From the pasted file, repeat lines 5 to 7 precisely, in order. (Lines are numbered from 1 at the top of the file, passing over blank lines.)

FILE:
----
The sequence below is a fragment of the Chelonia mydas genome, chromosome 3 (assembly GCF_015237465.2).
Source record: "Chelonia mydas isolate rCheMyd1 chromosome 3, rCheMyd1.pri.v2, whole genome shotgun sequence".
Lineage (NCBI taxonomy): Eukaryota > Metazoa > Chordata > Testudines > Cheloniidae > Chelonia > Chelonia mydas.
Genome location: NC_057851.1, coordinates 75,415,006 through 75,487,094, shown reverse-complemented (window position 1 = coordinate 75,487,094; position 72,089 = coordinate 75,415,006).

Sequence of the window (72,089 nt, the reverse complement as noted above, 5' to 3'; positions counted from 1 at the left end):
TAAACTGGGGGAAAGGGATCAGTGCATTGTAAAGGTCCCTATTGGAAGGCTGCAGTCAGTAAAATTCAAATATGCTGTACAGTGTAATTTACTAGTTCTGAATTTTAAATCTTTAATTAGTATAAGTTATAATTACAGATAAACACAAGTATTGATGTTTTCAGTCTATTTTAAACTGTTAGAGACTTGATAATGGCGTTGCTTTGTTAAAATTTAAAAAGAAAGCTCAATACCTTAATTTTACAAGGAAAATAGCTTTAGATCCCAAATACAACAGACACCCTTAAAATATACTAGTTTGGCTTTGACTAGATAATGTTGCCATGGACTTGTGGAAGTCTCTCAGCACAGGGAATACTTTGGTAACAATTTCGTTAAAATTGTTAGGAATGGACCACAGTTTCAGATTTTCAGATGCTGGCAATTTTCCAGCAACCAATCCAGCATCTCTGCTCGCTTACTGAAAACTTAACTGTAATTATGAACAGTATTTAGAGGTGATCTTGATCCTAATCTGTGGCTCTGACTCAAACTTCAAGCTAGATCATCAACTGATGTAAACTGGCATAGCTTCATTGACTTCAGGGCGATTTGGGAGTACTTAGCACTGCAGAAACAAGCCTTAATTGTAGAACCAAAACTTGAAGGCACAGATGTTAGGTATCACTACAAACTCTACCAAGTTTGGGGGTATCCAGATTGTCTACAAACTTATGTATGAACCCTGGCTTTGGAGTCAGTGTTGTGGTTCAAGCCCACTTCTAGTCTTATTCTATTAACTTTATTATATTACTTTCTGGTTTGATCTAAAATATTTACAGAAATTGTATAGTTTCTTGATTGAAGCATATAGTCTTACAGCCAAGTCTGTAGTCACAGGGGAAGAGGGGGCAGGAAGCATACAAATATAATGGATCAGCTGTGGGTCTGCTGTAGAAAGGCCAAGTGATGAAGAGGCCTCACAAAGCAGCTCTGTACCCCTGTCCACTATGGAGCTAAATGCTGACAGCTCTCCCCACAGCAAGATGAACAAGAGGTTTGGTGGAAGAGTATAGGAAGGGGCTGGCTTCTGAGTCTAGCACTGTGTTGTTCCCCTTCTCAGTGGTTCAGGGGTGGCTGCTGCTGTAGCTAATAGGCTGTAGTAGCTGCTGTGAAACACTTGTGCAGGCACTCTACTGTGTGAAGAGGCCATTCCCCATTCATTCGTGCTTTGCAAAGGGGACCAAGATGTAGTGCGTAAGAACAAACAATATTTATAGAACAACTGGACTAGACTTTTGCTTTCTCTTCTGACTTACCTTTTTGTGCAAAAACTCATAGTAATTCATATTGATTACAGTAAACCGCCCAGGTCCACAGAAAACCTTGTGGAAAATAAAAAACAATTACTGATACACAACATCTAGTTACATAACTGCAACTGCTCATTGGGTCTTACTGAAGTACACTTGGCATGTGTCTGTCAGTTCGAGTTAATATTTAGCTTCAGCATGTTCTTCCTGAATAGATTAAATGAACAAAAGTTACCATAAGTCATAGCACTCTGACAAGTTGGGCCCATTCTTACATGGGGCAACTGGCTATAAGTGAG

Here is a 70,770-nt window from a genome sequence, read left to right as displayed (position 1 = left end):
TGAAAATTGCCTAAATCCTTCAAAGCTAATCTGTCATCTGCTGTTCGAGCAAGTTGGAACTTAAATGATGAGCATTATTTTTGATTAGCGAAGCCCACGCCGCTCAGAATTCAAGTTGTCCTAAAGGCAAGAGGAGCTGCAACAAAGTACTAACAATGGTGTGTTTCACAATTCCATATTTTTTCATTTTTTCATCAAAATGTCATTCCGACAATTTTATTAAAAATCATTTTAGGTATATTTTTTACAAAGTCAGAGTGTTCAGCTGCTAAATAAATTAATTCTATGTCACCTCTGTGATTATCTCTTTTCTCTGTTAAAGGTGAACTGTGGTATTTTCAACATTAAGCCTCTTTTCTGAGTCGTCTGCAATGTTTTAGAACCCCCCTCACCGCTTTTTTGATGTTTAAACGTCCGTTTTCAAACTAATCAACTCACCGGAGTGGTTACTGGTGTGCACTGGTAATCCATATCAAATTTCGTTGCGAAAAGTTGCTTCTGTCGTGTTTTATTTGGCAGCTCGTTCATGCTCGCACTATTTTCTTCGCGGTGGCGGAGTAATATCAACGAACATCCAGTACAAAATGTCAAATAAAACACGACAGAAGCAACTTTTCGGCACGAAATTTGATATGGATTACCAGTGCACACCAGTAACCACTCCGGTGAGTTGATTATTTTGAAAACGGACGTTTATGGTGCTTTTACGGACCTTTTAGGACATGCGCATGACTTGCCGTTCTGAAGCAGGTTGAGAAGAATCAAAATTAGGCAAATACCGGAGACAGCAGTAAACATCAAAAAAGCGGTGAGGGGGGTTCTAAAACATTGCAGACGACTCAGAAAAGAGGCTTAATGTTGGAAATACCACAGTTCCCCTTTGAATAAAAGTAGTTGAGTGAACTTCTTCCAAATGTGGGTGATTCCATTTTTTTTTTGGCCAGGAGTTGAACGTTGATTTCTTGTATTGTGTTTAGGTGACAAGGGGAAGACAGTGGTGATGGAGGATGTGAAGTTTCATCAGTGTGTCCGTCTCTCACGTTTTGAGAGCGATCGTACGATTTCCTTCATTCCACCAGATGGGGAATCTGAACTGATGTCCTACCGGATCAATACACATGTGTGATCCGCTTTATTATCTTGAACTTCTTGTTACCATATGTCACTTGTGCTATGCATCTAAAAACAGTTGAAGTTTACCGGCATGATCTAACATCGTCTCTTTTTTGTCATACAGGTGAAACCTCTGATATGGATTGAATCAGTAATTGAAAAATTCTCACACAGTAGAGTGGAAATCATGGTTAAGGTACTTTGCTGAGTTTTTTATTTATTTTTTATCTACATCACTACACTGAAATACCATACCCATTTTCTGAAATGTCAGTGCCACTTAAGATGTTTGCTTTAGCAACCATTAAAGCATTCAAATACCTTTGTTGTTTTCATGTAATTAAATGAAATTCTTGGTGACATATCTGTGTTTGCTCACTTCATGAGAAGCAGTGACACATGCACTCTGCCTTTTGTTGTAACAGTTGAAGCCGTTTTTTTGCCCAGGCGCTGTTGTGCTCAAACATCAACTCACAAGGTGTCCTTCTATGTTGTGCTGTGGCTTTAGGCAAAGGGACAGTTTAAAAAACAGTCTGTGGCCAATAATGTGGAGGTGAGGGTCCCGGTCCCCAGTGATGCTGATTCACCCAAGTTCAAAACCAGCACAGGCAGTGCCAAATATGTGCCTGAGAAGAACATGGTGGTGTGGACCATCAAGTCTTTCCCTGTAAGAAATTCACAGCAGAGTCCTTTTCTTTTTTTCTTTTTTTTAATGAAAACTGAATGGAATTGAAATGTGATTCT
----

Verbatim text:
Sequence of the window (72,089 nt, the reverse complement as noted above, 5' to 3'; positions counted from 1 at the left end):
TAAACTGGGGGAAAGGGATCAGTGCATTGTAAAGGTCCCTATTGGAAGGCTGCAGTCAGTAAAATTCAAATATGCTGTACAGTGTAATTTACTAGTTCTGAATTTTAAATCTTTAATTAGTATAAGTTATAATTACAGATAAACACAAGTATTGATGTTTTCAGTCTATTTTAAACTGTTAGAGACTTGATAATGGCGTTGCTTTGTTAAAATTTAAAAAGAAAGCTCAATACCTTAATTTTACAAGGAAAATAGCTTTAGATCCCAAATACAACAGACACCCTTAAAATATACTAGTTTGGCTTTGACTAGATAATGTTGCCATGGACTTGTGGAAGTCTCTCAGCACAGGGAATACTTTGGTAACAATTTCGTTAAAATTGTTAGGAATGGACCACAGTTTCAGATTTTCAGATGCTGGCAATTTTCCAGCAACCAATCCAGCATCTCTGCTCGCTTACTGAAAACTTAACTGTAATTATGAACAGTATTTAGAGGTGATCTTGATCCTAATCTGTGGCTCTGACTCAAACTTCAAGCTAGATCATCAACTGATGTAAACTGGCATAGCTTCATTGACTTCAGGGCGATTTGGGAGTACTTAGCACTGCAGAAACAAGCCTTAATTGTAGAACCAAAACTTGAAGGCACAGATGTTAGGTATCACTACAAACTCTACCAAGTTTGGGGGTATCCAGATTGTCTACAAACTTATGTATGAACCCTGGCTTTGGAGTCAGTGTTGTGGTTCAAGCCCACTTCTAGTCTTATTCTATTAACTTTATTATATTACTTTCTGGTTTGATCTAAAATATTTACAGAAATTGTATAGTTTCTTGATTGAAGCATATAGTCTTACAGCCAAGTCTGTAGTCACAGGGGAAGAGGGGGCAGGAAGCATACAAATATAATGGATCAGCTGTGGGTCTGCTGTAGAAAGGCCAAGTGATGAAGAGGCCTCACAAAGCAGCTCTGTACCCCTGTCCACTATGGAGCTAAATGCTGACAGCTCTCCCCACAGCAAGATGAACAAGAGGTTTGGTGGAAGAGTATAGGAAGGGGCTGGCTTCTGAGTCTAGCACTGTGTTGTTCCCCTTCTCAGTGGTTCAGGGGTGGCTGCTGCTGTAGCTAATAGGCTGTAGTAGCTGCTGTGAAACACTTGTGCAGGCACTCTACTGTGTGAAGAGGCCATTCCCCATTCATTCGTGCTTTGCAAAGGGGACCAAGATGTAGTGCGTAAGAACAAACAATATTTATAGAACAACTGGACTAGACTTTTGCTTTCTCTTCTGACTTACCTTTTTGTGCAAAAACTCATAGTAATTCATATTGATTACAGTAAACCGCCCAGGTCCACAGAAAACCTTGTGGAAAATAAAAAACAATTACTGATACACAACATCTAGTTACATAACTGCAACTGCTCATTGGGTCTTACTGAAGTACACTTGGCATGTGTCTGTCAGTTCGAGTTAATATTTAGCTTCAGCATGTTCTTCCTGAATAGATTAAATGAACAAAAGTTACCATAAGTCATAGCACTCTGACAAGTTGGGCCCATTCTTACATGGGGCAACTGGCTATAAGTGAG

Here is a 70,770-nt window from a genome sequence, read left to right as displayed (position 1 = left end):